Morro Bay's Eelgrass Beds Nearly Disappeared. New Study Helps Explain Why Recovery is Slow
Water-quality conditions in some parts of Morro Bay estuary may be the key factor preventing eelgrass recovery after a recent decline, according to a new Cal Poly study and published in the journal Estuarine, Coastal, and Shelf Science.
“The study shows that in many parts of the bay, environmental conditions likely limit eelgrass growth,” said ecologist Jennifer O’Leary, who started investigating the eelgrass collapse as a California Sea Grant extension specialist based at Cal Poly. (O’Leary is now Africa Oceans strategy director with The Nature Conservancy).
Although researchers cannot yet pinpoint the cause of the initial eelgrass collapse, the study results could help inform efforts to restore eelgrass in the bay by highlighting areas where restoration efforts could be successful.
“Eelgrass is important,” O’Leary said, “because it supports a range of marine life. It’s like the trees in a forest — these underwater plants provide food, structure and shelter to many of the animals that live in the bay.”
Eelgrass is a flowering underwater plant — not a seaweed or an algae — with quarter-inch wide leaves that can grow up to three feet in length. Eelgrass beds are always completely submerged, and their roots anchor the grass to sandy or muddy bottoms.
In recent years Morro Bay’s iconic eelgrass beds experienced a massive die-off, declining more than 90 percent since 2007. Efforts to restore the eelgrass have failed in many parts of the bay, and eelgrass is now only found close to the mouth of the bay and sporadically in other regions.
Local, state and federal partners, including the Morro Bay National Estuary Program (MBNEP), connected with an interdisciplinary team of scientists at Cal Poly to explore the problem. The MBNEP has tracked eelgrass health since the early 2000s and serves as a nexus in the community for the monitoring, restoration, and research surrounding eelgrass.
“Eelgrass is a critical component of a healthy, functioning Morro Bay ecosystem,” said Lexie Bell, MBNEP executive director. “One of the Morro Bay National Estuary Program’s highest priorities is to address eelgrass loss through monitoring, restoration and research. The efforts under the Sea Grant project will be invaluable in discerning reasons for the loss and helping determine the best way forward as we work to protect and restore this crucial habitat.”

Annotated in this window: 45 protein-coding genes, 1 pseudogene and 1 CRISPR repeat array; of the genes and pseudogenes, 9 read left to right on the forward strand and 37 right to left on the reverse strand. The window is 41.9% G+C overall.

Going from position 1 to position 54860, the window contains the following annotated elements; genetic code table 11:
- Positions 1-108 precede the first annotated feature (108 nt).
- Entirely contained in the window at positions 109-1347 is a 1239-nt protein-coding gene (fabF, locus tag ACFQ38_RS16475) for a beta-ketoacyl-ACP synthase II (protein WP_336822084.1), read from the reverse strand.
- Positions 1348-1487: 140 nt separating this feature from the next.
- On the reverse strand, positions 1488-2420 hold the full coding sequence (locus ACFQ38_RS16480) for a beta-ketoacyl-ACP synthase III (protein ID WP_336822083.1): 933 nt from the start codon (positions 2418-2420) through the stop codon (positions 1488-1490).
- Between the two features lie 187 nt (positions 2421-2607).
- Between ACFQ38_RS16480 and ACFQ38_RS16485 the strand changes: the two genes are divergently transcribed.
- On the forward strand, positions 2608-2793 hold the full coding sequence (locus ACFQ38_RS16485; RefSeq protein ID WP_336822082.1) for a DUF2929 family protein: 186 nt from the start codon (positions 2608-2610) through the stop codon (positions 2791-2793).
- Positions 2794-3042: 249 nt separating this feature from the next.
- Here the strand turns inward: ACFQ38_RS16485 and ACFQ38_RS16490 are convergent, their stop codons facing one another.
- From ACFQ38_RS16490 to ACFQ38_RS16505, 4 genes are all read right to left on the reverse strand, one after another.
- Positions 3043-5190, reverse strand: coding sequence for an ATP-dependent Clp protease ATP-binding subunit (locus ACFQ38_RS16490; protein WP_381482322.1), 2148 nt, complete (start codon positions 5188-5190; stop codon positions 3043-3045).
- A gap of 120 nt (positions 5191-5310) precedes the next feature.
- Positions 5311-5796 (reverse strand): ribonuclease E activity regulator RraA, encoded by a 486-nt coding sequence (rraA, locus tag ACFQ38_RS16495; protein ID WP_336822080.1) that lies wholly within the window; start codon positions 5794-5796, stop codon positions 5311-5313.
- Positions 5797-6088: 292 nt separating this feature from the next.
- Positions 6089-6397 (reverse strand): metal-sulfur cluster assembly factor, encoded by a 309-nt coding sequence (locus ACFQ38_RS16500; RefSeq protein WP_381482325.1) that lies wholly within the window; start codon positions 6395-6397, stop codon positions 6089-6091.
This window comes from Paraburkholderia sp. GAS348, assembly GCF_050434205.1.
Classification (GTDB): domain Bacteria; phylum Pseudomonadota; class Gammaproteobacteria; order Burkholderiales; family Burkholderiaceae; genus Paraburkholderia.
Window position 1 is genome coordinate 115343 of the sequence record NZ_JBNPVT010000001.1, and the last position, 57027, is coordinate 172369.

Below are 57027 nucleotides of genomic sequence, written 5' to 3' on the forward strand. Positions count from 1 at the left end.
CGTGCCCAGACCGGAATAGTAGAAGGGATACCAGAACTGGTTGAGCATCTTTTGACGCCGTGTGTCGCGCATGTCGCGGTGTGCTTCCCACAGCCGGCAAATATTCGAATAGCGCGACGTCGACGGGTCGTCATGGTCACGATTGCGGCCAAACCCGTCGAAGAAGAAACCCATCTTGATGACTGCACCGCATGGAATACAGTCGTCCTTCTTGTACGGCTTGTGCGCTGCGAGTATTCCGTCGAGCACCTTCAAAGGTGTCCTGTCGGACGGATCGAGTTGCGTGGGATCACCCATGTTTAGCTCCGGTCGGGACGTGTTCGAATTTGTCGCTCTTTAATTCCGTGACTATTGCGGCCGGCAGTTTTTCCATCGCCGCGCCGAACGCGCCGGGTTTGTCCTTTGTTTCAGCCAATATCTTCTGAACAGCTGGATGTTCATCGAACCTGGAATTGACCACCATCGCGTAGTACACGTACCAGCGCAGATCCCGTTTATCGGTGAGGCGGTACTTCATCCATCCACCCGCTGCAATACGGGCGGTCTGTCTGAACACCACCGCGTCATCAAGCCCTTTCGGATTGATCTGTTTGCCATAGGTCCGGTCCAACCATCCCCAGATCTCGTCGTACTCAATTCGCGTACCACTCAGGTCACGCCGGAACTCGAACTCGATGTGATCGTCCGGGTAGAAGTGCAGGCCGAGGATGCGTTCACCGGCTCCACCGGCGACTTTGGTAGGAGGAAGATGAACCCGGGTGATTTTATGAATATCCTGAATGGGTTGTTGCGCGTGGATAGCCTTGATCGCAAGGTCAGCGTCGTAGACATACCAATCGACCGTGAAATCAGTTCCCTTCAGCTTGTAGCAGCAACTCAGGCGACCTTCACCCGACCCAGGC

Led by Ryan Walter, physical oceanographer and physics professor at Cal Poly, along with O’Leary and Edwin Rainville, Walter’s undergraduate student and a mechanical engineering major from Colorado, the study set out to understand how the movement and existing water quality conditions in different parts of the bay affect eelgrass survival. The team set up oceanographic underwater mooring stations to measure a variety of water quality indicators at different sites in the bay in the summer of 2016. They also tracked down and analyzed hydrology, weather, dredging activity and eelgrass data back to the 1980s to gain a context of the eelgrass ecosystem.
The study shows that in areas where eelgrass disappeared and had not returned — particularly in the southern or back part of the bay — water conditions were dominated by a combination of higher water temperatures and salinity, lower oxygen levels, high turbidity that limits light availability, and limited flushing, where water gets “trapped” for longer periods of time. Previous research has shown that all of these factors can be stressors for eelgrass; together, they may prevent eelgrass from bouncing back.
Close to the mouth of the bay, where ocean tides regularly refresh this region with relatively cool, clear and more oxygenated water, the researchers found that eelgrass has persisted, and recent restoration efforts with the MBNEP were successful.
Researchers are still working to establish the cause of the initial decline. The study results support the idea that sediment changes in the bay — driven by some combination of dredging, heavy precipitation and sediment loading events, followed by drought years — may have contributed to the decline, a hypothesis that Walter and others are exploring.
The new study also highlights the need for more research and monitoring of similar estuaries — both in California and beyond — to establish baselines to better assess drivers of ecosystem collapse when they occur. While there were no comprehensive measurements prior to the decline, current monitoring in the bay is supported by Walter’s grant from the Central and Northern California Coastal Ocean Observing System (for a near-real time view of measurements, visit: https://www.cencoos.org/data/shore/morro).
“Low inflow estuaries like Morro Bay may be more vulnerable to sudden ecosystem changes like the eelgrass collapse we observed here,” says Walter.